Your dog is always alert to the fragrant world around them. Some scents can be produced by your legs or may be scents from outside your home. Your dog is curious and can spend time sniffing at your legs to enjoy them, learn and know where you’ve been.
When Is It Abnormal?
What might seem like excessive sniffing to you is normal for your dog. Sniffing the air, the environment and even you is the way that your dog gathers information around them and “sees” the world. Sniffing can become abnormal when you notice that your dog is starting to pant or have a harder time breathing. You might also notice flaring nostrils and shallow breathing. This could be an indication that your dog is starting to develop breathing issues. When this happens it is best to consult with a veterinarian to know how to proceed.
Is There Something Wrong With My Legs/Feet/Knees/Ankles?
If your dog starts to sniff at your legs, feet, knees and ankles. It can be alarming. You already know dogs have an exceptionally adept nose. So when your dog becomes fixated on your legs, you figure something is wrong. However, don’t be alarmed as this is perfectly normal behavior. There are a couple of exceptions which will be explained below.
Is There Something Wrong With My Dog?
When your dog sniffs it can seem compulsive and obsessive. You might become frustrated when on a simple walk, your dog forces you to stop many times to sniff a rock, a bush, a mailbox and the endless objects around outside.
This is normal dog behavior and shouldn’t be any reason for concern. In fact, it should be allowed to happen as much as possible as this is how dogs experience the world. Through scents and their noses. Only when it becomes a hindrance to your moving about your day should you consider altering the behavior.
Why Won’t My Dog Stop Sniffing My Legs/Feet/Knees/Ankles?
1. Your Dog Loves Your Scent – Your dog recognizes your unique scent. When your dog is near your legs it could smell you to be reassured and comforted that you are nearby. Your dog may also simply like the way you smell. Your legs are also the closest part of you to its nose. Smaller dogs may sniff the feet and ankles because it is closest to them as well.
2. Your Dog Senses Your Emotions – Dogs are able to detect a wide range of human emotions including fear, happiness, sadness, disgust, and anger. Your body scent changes in response to these emotions. If you’re happy your dog can pick up on this by your smell and try to celebrate with you. If you’re sad your dog may sniff this out and try to comfort you.
3. Your Dog Is Trying to Know Where You Have Been – Did you come back from the restaurant, grocery store, department store, hardware store, a friend’s house, or your mom’s house? There’s so many places you could have gone to and your dog wants to know. And its nose is sensitive enough to give it an idea of where you’ve been.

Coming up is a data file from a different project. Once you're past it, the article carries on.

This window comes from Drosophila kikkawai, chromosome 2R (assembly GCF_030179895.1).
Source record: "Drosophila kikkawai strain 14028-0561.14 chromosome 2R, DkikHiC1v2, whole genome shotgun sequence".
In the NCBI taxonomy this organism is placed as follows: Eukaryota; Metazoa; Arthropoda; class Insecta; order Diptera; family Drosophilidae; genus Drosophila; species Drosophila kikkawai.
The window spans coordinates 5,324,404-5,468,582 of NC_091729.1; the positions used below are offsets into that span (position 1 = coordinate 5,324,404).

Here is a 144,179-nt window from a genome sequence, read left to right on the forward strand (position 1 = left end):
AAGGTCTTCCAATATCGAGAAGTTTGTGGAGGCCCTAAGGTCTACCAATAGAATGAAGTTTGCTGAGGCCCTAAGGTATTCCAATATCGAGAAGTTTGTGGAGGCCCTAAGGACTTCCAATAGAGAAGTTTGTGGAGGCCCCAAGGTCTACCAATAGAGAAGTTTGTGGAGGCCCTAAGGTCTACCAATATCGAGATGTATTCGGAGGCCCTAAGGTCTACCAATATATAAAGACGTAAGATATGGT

4. Your Dog Is Trying to Know Whether You Have Been With Other Dogs – You are your dog’s whole world and it wants to know if you have been around another dog. Did you pet that dog or play with that dog? Is that other dog a rival? The first step is to sniff your legs and see if you smell like another dog. Dogs have been known to exhibit jealous behavior and might do so if they smell another dog’s scent on you.
5. Trying to Smell What Your Feet Have Come Across – As you walk around away from your home your feet have encountered so many different smells. You have unwittingly stepped in many different substances. This is like a feast for your dog. It wants to smell all that you have encountered with your feet.
6. You Have An Injury – Dogs can smell dislocations and bone fractures and flesh wounds. Your dog may be detecting these injuries on your legs. If the smelling is frequent enough you might try doing a self-check to make sure you don’t have an injury.
7. You Have An Illness (Arthritis) – In addition to injuries, dogs are able to smell swelling. Swelling joints are common in arthritis and it usually starts in the hands and feet. As the illness progresses it can move to the knees and other joints. Your dog is able to smell this.
8. It’s Detecting Pregnancy – During pregnancy humans experience shifts in hormones and therefore changes in scent. Your dog may be curious about this new scent you are giving off and it could help give you an early indicator that you are pregnant.
9. It’s Detecting Periods – Just as it is during pregnancy, periods cause a shift in hormones and your dog could be detecting the new changes in smell.
10.You Have Encouraged The Behavior In The Past – When your dog is close to you and sniffing your legs, you might be tempted to reach down and give it a pat on the head, throw it a treat or give it more attention. This positive reinforcement on your part encourages your dog to continue behaving this way because you are rewarding the behavior.
11.Just Trying To Get Your Attention – If you’ve been gone all day, or have been giving other things your attention, your dog may want for you to give it attention after feeling left out. Sniffing your legs is a way for it to do this.
12.It’s Just Greeting You – If your dog is sniffing your legs first thing in the morning after you wake up or upon returning back home after work or running your errands, sniffing is one way a dog can greet you after you’ve been gone for a while.
13.Trying To Figure Out That Unusual Or Nice Scent – As you go through your day it’s easy to ignore the hundreds of smells that you encounter along the way. When you arrive back to your furry friend, it is encountering all those smells lingering on you and your legs. Your dog is trying to figure out what it could be, learning and enjoying the smells.